In the talk and the book, Amanda describes her days in her first job as a professional performer after college: she spent about five years busking in Boston’s Harvard Square as a “living statue” dubbed the “Eight-Foot Bride.” As she describes it, “I would get harassed sometimes. People would yell at me from their cars: ‘Get a job!’ And I'd be, like, ‘This is my job.’ But it hurt, because it made me fear that I was somehow doing something un-joblike and unfair, shameful.” In fact, many people then, and even now, thought of street performers as little more than beggars with a costume. Readers of The Art of Asking often recount how the book has altered their assumptions about the nature of street performing as art.
Like I said: a brutally difficult pursuit. Performing on the street is similar in many ways to performing at trade shows, and performing as a Magic Bartender behind the bar. (At various times in my career I’ve made significant portions of my living in two of these venues; I’ve never worked the street.) You are performing for people who do not expect to see you there, and who have no obligation to give you their attention. And yet somehow, amid the vicious competition for that attention, you have to create a show. All three forms require both emotional and pure physical stamina.
Busking is an ancient craft; one of the earliest depictions of a magician performing the Cups and Balls on the street is “The Conjuror” by Hieronymus Bosch, painted in 1502. But busking was unknown on the streets of New York City in the late 1960s when magician Jeff Sheridan began performing regularly at the Walter Scott statue in Central Park. Street performers were often treated as criminals in those days, and were constantly harassed and often arrested by police.
Jeff is a remarkable performer, and considered by many to be one of the most skilled card manipulators of his time, as well as one of our most original conjuring artists. He profoundly influenced many up and coming magicians in the New York region, and he single-handedly pioneered the modern revival of street magic in New York City, establishing a trend that grew throughout the 1970s and into the 80s, followed by outstanding performers including Chris Capehart, William McQueen, and Cellini, among others. But Jeff’s style was unique: whereas busking magicians invariably work as speaking performers—loudly and constantly!—Jeff, dressed entirely in black, worked silently, without music or any other audible accompaniment. It is abundantly interesting to note that the only other performer working similarly by the 1970s was Teller, in his solo days long before encountering Penn Jillette, but the two silent performers discovered this performing mode independently, and long remained unaware of the other’s work.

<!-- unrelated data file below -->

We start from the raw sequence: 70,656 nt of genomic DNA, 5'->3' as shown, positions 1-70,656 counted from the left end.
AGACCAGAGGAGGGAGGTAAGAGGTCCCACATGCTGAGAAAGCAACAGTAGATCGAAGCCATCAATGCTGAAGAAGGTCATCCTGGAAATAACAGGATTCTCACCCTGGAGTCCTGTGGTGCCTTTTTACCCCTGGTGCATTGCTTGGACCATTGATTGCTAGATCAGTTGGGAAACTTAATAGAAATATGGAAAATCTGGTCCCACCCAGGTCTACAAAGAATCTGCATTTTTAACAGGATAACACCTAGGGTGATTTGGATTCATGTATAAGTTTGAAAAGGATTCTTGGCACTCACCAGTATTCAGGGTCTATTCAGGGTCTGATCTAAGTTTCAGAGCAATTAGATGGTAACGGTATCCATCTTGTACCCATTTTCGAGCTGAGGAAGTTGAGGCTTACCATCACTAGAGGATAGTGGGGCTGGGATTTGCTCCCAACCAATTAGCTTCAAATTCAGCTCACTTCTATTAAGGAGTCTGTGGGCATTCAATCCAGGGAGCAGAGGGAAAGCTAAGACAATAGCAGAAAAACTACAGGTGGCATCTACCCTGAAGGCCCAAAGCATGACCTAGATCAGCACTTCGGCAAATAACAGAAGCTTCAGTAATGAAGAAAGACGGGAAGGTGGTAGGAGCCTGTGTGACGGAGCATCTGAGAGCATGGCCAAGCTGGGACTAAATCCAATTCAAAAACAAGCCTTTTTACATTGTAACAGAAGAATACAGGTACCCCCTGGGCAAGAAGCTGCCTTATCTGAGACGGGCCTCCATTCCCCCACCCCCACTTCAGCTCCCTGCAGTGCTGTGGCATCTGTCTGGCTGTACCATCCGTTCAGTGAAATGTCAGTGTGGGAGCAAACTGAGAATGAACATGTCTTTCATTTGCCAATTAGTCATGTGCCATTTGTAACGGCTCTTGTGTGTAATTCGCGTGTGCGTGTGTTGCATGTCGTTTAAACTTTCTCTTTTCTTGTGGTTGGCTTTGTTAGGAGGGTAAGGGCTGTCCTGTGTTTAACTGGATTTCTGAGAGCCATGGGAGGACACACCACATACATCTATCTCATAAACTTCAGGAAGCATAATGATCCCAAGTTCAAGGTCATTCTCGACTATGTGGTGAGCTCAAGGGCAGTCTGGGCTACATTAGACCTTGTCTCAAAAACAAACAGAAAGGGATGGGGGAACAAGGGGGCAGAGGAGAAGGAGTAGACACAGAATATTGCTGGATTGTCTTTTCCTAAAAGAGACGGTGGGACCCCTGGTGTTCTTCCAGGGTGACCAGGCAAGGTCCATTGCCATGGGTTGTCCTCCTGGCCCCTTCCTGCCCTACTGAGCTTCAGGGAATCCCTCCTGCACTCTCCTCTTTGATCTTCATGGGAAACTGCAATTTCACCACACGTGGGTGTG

We have many photos of Jeff working the street, thanks largely to the 1977 book he co-authored with Edward Claflin, Street Magic. Although we do not have footage to show you of Jeff performing on the streets in those days, note the size of the crowd in this photo.
While we don’t have footage from that era, here is a clip of some of Jeff’s wonderful work:
As mentioned, in Take Two #23 I included a video clip of Chris Capehart performing his signature version of the Linking Rings, and I encourage you to please go watch that if you have not done so already. Chris is a dear friend, a longtime headliner at Monday Night Magic in New York City, a regular performer at the Magic Castle, and one of my favorite performers to watch. He was also another of the early street performers of the 1970s, coming out of Philadelphia and regularly performing in New York City—in fact, we first met on a Manhattan subway platform, lo these many years ago. He’s been a mentor to countless fellow street performers, not only magicians, but no less than to George Peterson of the legendary Otto & George, the filthiest ventriloquist act in history, that began as a street act. Chris can tell you hair-raising tales from the street, some of which I recounted in a feature piece I wrote about him for the December 2008 cover story of Genii magazine.
Although the quality of this video is not great, this can help give you a sense of Chris’s immense charm and great comedic timing. He does a lot with a little here, and I have seen him bring down the house on a huge theater stage with this one little prop. Turn it up, pay attention, and enjoy the Master Magician, Chris Capehart.
Another legendary performer of that era of modern street performing was the man known simply as Cellini. He not only performed coast to coast but throughout Europe and the world, influencing and mentoring countless other performers along the way. His acolytes are legion, and his lasting presence is felt in the work of numerous street performers of his own time and beyond. Here’s a recording of Cellini on the streets of one of his truly home turfs, New Orleans, shot in 1985. His closing routine is one of the most iconic of the street magician’s repertoire, as effective today as it was in 1502: the Cups and Balls, a subject we will revisit next week.
Finally, here is a special treat that I encourage you to save for when you can put aside a window of 30 minutes to watch something unique and memorable. Josh Bell begins by playing the Vitali Chaconne (not the Bach), accompanied by pianist Nadejda Vlaeva, and then engages in a conversation about art and craft wth magician Eric Mead. The presentation, at the 2016 EG conference in Carmel-by-the-Sea, concludes with a magic performance by Mead, accompanied by Bell on the violin.
Next week, Take Two on Buskers of Magic continues with Part 2, including a sampling of contemporary performers, as well as the work of some non-magicians.